St Pancras Water Tower (N1C)
Built in 1872 to supply to steam network of St Pancras Station, this was designed by the office of George Gilbert Scott who completed the iconic nearby (former) Midland Hotel. But the amazing thing about this is that in 2001 – thanks to the Channel Tunnel rail link – the whole structure was moved around 700 metres to its current location!
The Tin Tabernacle, Kilburn (NW6)
This curious corrugated iron chapel was built in 1863 and though no-longer a church it’s used for a variety of community and other events.
St Mary’s Tower, Hornsey (N8)
The oldest building in Hornsey with parts dating to the late Middle Ages, you’ll be able to visit the crypt, main roof and ringing chamber.
Grand Junction at St Mary Magdalene Church, Paddington (W2)
George Edmund Street might be best known for the Royal Courts of Justice in London but his major workload was all churches and cathedrals. This church was founded in 1865 and is a masterpiece in Victorian Gothic, especially the atmospheric crypt chapel (pictured) which was inspired by a 15th Century Chantry Chapel by Ninian Comper.
Available for drop-in Monday 19 and Wednesday 21 September, register your interest in attending here.
Royal Hospital, Chelsea (SW3)
Designed by Christopher Wren in the late 17th Century and set within 66 acres of grounds, the hospital was established as an almshouse for army veterans and is still home to the famous red-coated Chelsea Pensioners today.
Available for drop-in Saturday 17 and Sunday 18 September, register your interest in attending here.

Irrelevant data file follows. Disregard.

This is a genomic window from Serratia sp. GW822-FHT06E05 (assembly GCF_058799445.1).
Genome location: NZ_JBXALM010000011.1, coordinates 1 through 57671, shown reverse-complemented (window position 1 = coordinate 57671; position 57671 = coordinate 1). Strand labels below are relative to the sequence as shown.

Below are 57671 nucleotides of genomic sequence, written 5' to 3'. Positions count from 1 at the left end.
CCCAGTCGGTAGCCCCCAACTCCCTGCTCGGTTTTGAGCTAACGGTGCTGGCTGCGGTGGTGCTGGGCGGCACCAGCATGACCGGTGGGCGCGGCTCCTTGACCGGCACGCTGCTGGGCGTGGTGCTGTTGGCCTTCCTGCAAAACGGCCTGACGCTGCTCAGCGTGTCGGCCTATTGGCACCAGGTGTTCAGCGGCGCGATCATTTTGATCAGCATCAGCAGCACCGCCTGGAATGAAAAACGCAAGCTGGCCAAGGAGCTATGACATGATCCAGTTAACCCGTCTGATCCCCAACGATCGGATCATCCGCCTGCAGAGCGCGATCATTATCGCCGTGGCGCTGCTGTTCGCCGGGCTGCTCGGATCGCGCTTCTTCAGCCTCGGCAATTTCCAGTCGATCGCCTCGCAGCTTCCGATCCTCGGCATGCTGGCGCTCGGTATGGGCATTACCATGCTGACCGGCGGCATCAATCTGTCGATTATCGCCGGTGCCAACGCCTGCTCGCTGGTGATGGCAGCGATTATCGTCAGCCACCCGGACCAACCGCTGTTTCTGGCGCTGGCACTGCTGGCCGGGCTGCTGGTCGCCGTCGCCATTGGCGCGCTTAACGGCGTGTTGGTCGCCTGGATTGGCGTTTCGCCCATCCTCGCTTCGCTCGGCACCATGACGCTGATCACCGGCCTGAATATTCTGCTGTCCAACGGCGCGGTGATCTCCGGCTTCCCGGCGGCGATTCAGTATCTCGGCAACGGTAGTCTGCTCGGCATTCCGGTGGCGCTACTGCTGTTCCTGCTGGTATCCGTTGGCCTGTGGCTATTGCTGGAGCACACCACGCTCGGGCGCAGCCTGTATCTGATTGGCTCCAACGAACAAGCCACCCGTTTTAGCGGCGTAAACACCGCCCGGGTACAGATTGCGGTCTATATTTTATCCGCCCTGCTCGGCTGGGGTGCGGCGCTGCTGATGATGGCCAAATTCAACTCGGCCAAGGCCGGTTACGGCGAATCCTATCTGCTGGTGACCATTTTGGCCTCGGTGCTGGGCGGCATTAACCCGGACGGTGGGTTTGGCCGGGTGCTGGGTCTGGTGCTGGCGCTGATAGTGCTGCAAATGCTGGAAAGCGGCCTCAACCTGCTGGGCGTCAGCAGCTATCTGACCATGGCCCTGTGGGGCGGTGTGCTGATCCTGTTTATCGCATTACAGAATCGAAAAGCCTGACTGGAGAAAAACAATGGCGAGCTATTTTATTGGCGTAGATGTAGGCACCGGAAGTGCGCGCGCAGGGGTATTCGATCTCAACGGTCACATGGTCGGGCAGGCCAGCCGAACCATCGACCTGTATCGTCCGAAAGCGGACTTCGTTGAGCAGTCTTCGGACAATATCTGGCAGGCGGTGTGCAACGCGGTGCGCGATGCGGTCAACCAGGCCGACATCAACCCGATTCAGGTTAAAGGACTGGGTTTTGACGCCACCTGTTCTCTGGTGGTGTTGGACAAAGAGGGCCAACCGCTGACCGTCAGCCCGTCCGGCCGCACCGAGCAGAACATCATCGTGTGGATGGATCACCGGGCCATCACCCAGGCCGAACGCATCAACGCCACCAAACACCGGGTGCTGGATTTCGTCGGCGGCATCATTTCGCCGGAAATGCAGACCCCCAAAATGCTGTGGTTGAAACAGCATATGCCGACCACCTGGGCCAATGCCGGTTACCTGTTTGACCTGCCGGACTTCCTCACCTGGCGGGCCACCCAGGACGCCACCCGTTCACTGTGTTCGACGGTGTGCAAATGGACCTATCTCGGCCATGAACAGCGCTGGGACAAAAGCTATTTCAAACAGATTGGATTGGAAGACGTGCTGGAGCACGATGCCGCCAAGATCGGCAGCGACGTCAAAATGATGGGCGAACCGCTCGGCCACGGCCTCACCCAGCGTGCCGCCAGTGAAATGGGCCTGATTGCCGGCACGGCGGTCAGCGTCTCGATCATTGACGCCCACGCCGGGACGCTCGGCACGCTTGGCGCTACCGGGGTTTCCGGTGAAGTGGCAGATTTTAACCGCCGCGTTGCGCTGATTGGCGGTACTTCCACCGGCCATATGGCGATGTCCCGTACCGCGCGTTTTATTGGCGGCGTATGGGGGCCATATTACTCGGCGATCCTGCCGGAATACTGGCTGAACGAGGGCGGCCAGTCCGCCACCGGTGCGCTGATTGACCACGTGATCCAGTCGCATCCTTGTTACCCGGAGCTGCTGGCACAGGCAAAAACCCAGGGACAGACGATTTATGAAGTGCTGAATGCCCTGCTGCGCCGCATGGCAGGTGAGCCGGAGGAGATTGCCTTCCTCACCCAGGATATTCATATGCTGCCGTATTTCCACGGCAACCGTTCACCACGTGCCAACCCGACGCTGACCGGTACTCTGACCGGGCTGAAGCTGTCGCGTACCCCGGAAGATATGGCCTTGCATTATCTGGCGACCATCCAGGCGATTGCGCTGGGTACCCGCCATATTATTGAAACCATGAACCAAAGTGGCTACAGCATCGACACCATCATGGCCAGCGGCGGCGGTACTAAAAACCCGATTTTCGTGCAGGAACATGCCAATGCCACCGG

Whitehall Historic House, Cheam (SM3)
This was a new recent discovery for me so I’m thrilled to see it taking part this year! Incredibly this was built as a house around 1500 and now houses a brilliant local history museum. Discover the story of the past residents (it was lived in until the early 1900s) and the historic village of Cheam. Read my recent blog here.
Available for drop-in Saturday 10 and Sunday 11 September, register your interest in attending here.
Merton Priory, Merton Abbey Mills (SW19)
This is what’s great about London. Under the A24 by Colliers Wood are the surviving ruins of one of the most Magnificent Priories in the country. Merton Priory was founded in 1114 but the whole area has a fascinating history linked with Merton Abbey Mills which made fabric for Liberty’s up until the 1970s. Read more from my visit here.
Available for drop-in Sunday 11 September, register your interest in attending here.
St Augustine’s Tower, Hackney (E8)
Climb Hackney’s oldest building! Constructed in the late 13th century and refurbished in the 15th century, the views from the top are worth the steps! Read more about my visit back in 2018 here.
13 Princelet Street, Spitalfields (E1)
If you’ve ever wanter to nose around the gorgeous early 1700s houses in Spitalfields, now is your chance! No.13 is owned by the Landmark Trust and has been sensitively refurbished with antique furniture. See some pictures from my visit back in 2016 here.
Available for drop-in Saturday 10 September. Register your intent to visit here.
East Ham Old Town Hall (E6)
A magnificent redbrick, Grade II* listed town hall, today it’s used for various events but still does serve as the admin HQ for the London Borough of Newham since it absorbed East Ham in 1965.
Thames River Police, Wapping (E1W)
Housed in an old carpenter’s warehouse from 1910, the museum tells the story of the Thames Police. Today they’re the Marine Policing Unit of the Met, but the history of keeping law and order on the Thames goes back to 1798, making them one of it not the oldest police force in London.
London Buddhist Centre, Bethnal Green (E2)
Completed in 1888, this former derelict Victorian fire station became the London Buddhist Centre in 1978.
You made it to the end, well done! I hope that’s given you some food for thought while planning your Open House Festival from 8 – 21 September and let me know what you’re going to visit!
More London Inspiration
Latest Blog Posts
In Round Hill housing estate, Sydenham is quite the juxtaposition: The steeple of St Antholin by Christopher Wren built in the 17th century...